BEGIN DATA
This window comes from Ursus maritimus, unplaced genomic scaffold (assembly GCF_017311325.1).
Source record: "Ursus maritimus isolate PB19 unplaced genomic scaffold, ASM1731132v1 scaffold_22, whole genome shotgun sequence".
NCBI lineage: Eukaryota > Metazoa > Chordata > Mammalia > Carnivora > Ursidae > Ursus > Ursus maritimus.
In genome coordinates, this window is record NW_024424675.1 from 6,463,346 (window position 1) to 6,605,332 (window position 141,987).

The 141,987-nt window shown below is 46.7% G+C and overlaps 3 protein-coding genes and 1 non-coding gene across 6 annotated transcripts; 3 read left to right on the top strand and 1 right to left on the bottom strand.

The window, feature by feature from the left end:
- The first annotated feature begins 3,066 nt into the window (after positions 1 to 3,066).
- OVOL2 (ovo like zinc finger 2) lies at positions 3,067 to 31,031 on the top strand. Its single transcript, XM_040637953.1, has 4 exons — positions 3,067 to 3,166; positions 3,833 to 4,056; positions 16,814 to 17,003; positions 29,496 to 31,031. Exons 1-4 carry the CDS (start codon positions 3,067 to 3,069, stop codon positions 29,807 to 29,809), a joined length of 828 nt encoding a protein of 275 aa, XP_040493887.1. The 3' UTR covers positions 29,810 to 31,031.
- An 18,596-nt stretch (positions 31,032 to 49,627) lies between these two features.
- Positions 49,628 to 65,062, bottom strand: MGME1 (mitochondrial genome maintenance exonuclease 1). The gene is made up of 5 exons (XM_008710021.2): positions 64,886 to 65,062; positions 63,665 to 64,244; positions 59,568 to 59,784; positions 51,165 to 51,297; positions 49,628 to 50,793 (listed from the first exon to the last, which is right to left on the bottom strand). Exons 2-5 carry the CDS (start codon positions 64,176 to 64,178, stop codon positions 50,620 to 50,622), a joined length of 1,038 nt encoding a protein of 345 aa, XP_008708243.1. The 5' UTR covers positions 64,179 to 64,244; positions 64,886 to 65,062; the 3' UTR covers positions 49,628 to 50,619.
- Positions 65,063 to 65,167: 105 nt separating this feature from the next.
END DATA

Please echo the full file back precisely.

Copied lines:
This window comes from Ursus maritimus, unplaced genomic scaffold (assembly GCF_017311325.1).
Source record: "Ursus maritimus isolate PB19 unplaced genomic scaffold, ASM1731132v1 scaffold_22, whole genome shotgun sequence".
NCBI lineage: Eukaryota > Metazoa > Chordata > Mammalia > Carnivora > Ursidae > Ursus > Ursus maritimus.
In genome coordinates, this window is record NW_024424675.1 from 6,463,346 (window position 1) to 6,605,332 (window position 141,987).

The 141,987-nt window shown below is 46.7% G+C and overlaps 3 protein-coding genes and 1 non-coding gene across 6 annotated transcripts; 3 read left to right on the top strand and 1 right to left on the bottom strand.

The window, feature by feature from the left end:
- The first annotated feature begins 3,066 nt into the window (after positions 1 to 3,066).
- OVOL2 (ovo like zinc finger 2) lies at positions 3,067 to 31,031 on the top strand. Its single transcript, XM_040637953.1, has 4 exons — positions 3,067 to 3,166; positions 3,833 to 4,056; positions 16,814 to 17,003; positions 29,496 to 31,031. Exons 1-4 carry the CDS (start codon positions 3,067 to 3,069, stop codon positions 29,807 to 29,809), a joined length of 828 nt encoding a protein of 275 aa, XP_040493887.1. The 3' UTR covers positions 29,810 to 31,031.
- An 18,596-nt stretch (positions 31,032 to 49,627) lies between these two features.
- Positions 49,628 to 65,062, bottom strand: MGME1 (mitochondrial genome maintenance exonuclease 1). The gene is made up of 5 exons (XM_008710021.2): positions 64,886 to 65,062; positions 63,665 to 64,244; positions 59,568 to 59,784; positions 51,165 to 51,297; positions 49,628 to 50,793 (listed from the first exon to the last, which is right to left on the bottom strand). Exons 2-5 carry the CDS (start codon positions 64,176 to 64,178, stop codon positions 50,620 to 50,622), a joined length of 1,038 nt encoding a protein of 345 aa, XP_008708243.1. The 5' UTR covers positions 64,179 to 64,244; positions 64,886 to 65,062; the 3' UTR covers positions 49,628 to 50,619.
- Positions 65,063 to 65,167: 105 nt separating this feature from the next.